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Honors

Biological Illustration

HON 498 – Professor Jack Tom

Modes of Inquiry: Textual Analysis, Scientific and Mathematical Analysis, Artistic Creation and Analysis, Historical, Social and Cultural Analysis

Course Description:

Biological Illustration is a field of study that examines all areas of biological sciences. This course introduced students to the fundamental principles of creating illustration for the purpose of natural sciences. Students will develop an understanding of the ways in which the visual arts are integrated with the sciences. Both the arts and sciences are historically based upon observation, scientific research and by studying multiple disciplines that allow us to view the biological world from different perspectives with greater accuracy. This enriches the work of both the scientist and the artist. Students will explore scientific terms and concepts that will assist them in creating accurate drawings used in research, teaching, scientific journals and publication, presentations and other applications. A basic knowledge of biological concepts and some artistic ability is useful. Both art and biology involve careful observation dealing with ideas where the hands, eye, and mind come together, learning and appreciating the aesthetics of professionally executed illustrations for science. During the Renaissance Leonardo Da Vinci was a true artist and scientist. He observed the world closely, studying physiology, anatomy, natural sciences, physics, engineering and art. Charles Darwin Sketched finches in the Galapagos as he uncovered the mysteries of evolution. Some of the greatest artistic and scientific minds belonged to the individuals who embraced both the sciences and visual arts. The principal task of a scientific illustrator is preparing accurate renderings of natural science subjects for various applications. The symbiotic relationship between the arts and the sciences uses artwork as a visual tool for communication for the service of research, discovery, and education. The goal in this class is to enhance the student's technical skills and understanding of the importance of visual communications in the field of biology. Emphasis is placed on observation, visual data collection, annotated field sketching, studying the characteristics of biological specimens and the research process in preparation for the final illustration. Students will become acquainted with basic rendering techniques used in biological illustration. This course aims to create a mutual understanding and appreciation between those involved in the fields of visual art and sciences.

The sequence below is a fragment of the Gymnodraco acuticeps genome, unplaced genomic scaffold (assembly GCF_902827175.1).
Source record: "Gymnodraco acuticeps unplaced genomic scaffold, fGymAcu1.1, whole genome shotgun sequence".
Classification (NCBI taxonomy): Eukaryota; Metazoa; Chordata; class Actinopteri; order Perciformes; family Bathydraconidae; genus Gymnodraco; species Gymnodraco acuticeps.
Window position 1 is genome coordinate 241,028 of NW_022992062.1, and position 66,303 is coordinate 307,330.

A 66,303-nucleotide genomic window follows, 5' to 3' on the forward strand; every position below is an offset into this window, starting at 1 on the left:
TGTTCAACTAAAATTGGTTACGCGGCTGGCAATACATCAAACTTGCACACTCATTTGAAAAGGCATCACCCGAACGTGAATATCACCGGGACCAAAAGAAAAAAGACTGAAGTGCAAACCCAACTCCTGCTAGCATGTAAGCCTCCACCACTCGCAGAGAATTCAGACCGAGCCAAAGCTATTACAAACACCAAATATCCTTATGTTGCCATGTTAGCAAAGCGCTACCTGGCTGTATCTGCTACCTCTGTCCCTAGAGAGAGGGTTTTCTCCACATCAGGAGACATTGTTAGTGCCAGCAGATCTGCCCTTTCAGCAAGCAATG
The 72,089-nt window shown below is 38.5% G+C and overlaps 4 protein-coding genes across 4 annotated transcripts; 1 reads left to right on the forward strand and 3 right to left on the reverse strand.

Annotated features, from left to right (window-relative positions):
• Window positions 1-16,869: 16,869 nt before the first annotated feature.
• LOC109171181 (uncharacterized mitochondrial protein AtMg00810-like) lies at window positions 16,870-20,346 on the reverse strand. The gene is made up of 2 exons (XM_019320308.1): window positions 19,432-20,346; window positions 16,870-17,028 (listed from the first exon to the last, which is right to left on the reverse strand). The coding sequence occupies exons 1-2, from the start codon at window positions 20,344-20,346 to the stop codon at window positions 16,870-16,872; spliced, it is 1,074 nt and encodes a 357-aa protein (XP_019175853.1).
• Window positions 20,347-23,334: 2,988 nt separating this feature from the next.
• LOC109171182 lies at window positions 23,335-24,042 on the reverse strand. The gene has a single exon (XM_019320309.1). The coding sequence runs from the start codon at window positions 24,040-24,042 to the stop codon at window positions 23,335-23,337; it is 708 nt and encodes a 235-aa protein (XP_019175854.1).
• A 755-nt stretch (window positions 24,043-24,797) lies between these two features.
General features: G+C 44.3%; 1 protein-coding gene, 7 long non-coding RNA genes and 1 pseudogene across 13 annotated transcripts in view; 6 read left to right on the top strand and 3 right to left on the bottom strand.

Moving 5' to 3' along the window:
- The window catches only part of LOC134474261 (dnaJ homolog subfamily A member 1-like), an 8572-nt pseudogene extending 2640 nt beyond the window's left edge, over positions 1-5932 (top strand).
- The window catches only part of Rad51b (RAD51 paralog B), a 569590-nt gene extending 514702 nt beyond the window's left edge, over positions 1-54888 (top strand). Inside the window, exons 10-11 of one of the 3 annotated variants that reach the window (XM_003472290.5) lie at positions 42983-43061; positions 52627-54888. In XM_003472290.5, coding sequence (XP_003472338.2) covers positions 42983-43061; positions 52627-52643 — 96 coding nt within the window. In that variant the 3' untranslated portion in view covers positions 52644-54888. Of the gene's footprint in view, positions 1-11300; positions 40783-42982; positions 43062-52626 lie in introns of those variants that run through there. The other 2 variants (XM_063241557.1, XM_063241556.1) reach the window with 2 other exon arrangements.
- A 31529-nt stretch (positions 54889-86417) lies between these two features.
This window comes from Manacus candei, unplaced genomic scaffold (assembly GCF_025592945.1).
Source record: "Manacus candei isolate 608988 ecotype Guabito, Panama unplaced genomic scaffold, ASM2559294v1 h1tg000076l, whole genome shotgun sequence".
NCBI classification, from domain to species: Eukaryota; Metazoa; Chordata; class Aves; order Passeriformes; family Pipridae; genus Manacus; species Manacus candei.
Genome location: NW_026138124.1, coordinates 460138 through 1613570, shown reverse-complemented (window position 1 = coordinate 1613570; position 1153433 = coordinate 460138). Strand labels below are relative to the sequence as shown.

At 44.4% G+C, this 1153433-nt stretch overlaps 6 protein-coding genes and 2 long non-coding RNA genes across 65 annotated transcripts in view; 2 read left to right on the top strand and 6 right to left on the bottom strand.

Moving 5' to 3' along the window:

The following are biological illustrations completed by students during the fall 2017 semester: